The deaths of three young children in a Bronx fire last month exposed the harsh living conditions of many impoverished New Yorkers, but the family's treatment by city authorities in the wake of this tragedy deserves equal scrutiny. The tragic loss of these children is grief unimaginable for their parents. But New York City's response will require an unfathomable resilience that only the poorest parents in the City are asked to bear.
Though the October 25 fire is still under investigation, early reports suggest it was caused by the use of a candle after the electricity was cut off due to unpaid bills. Instead of a compassionate response calling for safer housing conditions for the city's children, the Administration for Children's Service, known as ACS, charged the grieving mother and father of the three young brothers in Bronx Family Court.
The parents were forced to leave the hospital bedsides of their recovering daughters to attend meetings with ACS and appear in court to respond to allegations for failing to extinguish the candle. The parents were allowed to keep their three surviving traumatized children in their care only if they submitted to mental health evaluations and opened their home to constant surveillance by state officials as they mourned their lost sons.
Earlier this year, the prosecution and court supervision of a poor Bronx family whose son fell to his death from their apartment rooftop ceased only after the parents had been supervised by the child welfare system for more than a year. In that case, the family's older son was taken from his parents for over a month after his younger brother's death despite the fact that his father had been at work when the tragedy happened. Though that family was ultimately reunified -- as almost always happens after several months or so -- they suffered irreparably beyond the indignities associated with their treatment. They can never recuperate those precious weeks and months when they needed each other's love and support the most but were forced to stand in the Family Court dock.
To those of us who represent parents in New York City's Family Courts, these are but examples of the frequency with which parents of color are brought before a judge not because they have abused a child but because they are poor. The neglect with which too many parents are charged is indistinguishable from poverty. Often, they are held responsible and subjected to massive invasion that never occurs on the other side of town.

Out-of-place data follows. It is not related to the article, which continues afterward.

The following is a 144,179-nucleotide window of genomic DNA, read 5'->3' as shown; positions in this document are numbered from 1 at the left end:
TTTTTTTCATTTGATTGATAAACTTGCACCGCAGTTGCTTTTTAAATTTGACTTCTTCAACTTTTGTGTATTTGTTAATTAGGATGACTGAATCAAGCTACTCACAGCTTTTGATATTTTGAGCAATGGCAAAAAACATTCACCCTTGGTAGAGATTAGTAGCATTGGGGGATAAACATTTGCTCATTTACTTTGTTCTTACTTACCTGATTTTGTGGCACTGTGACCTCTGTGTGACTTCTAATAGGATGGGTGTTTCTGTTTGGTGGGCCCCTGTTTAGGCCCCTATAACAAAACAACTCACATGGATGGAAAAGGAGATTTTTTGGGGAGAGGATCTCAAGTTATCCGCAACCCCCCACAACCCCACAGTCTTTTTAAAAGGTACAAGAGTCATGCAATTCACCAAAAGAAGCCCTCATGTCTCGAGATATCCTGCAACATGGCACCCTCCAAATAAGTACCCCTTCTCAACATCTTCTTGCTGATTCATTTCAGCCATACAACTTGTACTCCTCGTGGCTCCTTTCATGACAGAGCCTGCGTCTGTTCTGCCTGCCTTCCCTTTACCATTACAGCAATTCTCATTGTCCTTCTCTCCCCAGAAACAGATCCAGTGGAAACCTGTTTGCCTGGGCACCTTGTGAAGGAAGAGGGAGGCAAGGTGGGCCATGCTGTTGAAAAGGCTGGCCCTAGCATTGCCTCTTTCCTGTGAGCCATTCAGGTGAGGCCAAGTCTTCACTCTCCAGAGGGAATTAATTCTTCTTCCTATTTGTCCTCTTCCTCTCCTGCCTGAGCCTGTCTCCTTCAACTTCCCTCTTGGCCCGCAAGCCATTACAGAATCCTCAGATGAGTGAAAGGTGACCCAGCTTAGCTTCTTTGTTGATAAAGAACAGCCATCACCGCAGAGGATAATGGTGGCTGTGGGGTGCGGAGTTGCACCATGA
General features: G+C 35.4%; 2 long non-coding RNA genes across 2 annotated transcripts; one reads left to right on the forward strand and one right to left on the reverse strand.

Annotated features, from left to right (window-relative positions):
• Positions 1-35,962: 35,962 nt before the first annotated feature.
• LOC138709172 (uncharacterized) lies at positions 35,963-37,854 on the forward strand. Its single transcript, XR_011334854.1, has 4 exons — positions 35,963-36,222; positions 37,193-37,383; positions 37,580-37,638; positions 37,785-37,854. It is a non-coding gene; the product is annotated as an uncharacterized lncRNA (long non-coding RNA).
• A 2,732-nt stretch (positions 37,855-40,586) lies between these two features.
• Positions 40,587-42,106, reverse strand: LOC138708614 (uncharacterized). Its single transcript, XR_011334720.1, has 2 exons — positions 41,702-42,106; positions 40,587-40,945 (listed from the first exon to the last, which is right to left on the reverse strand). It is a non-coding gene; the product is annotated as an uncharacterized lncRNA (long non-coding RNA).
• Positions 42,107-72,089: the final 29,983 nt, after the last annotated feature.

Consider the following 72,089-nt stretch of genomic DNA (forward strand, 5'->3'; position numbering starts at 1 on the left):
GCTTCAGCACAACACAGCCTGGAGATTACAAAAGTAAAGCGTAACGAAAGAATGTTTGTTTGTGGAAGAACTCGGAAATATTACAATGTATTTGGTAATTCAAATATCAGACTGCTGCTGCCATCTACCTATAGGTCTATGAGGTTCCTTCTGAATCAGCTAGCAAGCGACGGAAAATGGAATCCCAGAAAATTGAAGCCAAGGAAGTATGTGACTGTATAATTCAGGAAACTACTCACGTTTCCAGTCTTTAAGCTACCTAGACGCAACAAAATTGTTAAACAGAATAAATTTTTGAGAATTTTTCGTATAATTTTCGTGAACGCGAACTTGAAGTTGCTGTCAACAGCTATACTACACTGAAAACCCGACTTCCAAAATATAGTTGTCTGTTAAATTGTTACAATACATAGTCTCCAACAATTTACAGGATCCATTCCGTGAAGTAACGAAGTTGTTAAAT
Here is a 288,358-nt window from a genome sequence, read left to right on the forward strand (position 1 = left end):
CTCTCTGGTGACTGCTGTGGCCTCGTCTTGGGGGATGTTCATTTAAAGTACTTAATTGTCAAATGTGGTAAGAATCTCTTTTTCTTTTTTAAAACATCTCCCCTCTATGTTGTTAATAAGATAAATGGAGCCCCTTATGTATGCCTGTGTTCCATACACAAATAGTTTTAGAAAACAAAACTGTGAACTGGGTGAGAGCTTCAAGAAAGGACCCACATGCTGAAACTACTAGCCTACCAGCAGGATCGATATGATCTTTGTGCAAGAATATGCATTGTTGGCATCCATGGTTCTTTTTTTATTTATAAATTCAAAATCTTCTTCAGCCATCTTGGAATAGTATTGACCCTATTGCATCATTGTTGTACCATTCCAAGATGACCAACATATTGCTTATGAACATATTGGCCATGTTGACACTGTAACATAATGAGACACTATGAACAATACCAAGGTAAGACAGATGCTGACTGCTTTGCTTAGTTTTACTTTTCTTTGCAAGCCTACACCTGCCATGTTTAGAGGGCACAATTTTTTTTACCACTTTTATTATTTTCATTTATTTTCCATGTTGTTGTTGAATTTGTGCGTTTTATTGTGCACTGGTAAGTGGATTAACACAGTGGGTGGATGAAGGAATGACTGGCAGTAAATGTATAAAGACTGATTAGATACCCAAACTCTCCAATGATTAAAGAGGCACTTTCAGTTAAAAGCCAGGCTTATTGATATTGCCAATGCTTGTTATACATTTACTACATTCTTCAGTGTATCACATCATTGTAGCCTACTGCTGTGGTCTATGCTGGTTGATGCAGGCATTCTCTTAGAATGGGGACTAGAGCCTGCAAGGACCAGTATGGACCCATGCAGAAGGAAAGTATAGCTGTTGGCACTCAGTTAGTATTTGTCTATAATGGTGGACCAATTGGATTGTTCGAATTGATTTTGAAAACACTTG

Nothing at all like this happens when tragedy strikes privileged families. The Upper West Side parents who left their children in the care of a nanny who murdered them weren't prosecuted by child welfare authorities: they weren't interrogated while grieving about whether they had seen, and ignored, any signs that something was wrong with the nanny. None of the accidental deaths of children suffered by well known celebrities -- think Eric Clapton or John Travolta -- leads to the harsh intervention that too commonly follows tragedies when children live in public housing.
No one doubts that poor parents and poor families could use support. But assuming that poor parents somehow love their children less, suffer less pain than their wealthy counterparts, or strive less hard to raise them safely adds more than insult to injury: It substitutes costly, poorly tailored interventions -- few of which have been shown to improve the care of children -- for systemic and lasting investment in our poor communities. Instead of paying tens of thousands of dollars to involve dozens of caseworkers and lawyers in the family's lives, New York City could be footing the bills that might really help: access to safe housing and assistance with the utility bill.
Blaming poor parents for what are the predictable consequences of poverty is not just unfair. It allows the rest of us to ignore that economic inequality led to the tragedy. It permits state officials to appear to be helping to keep children safe, while ignoring the well-understood threats to our children's well-being, such as unsafe housing, dangerous neighborhoods, and the other deficits in poor communities which poor children routinely are forced to endure -- such as having to light candles to avoid living in a dark apartment.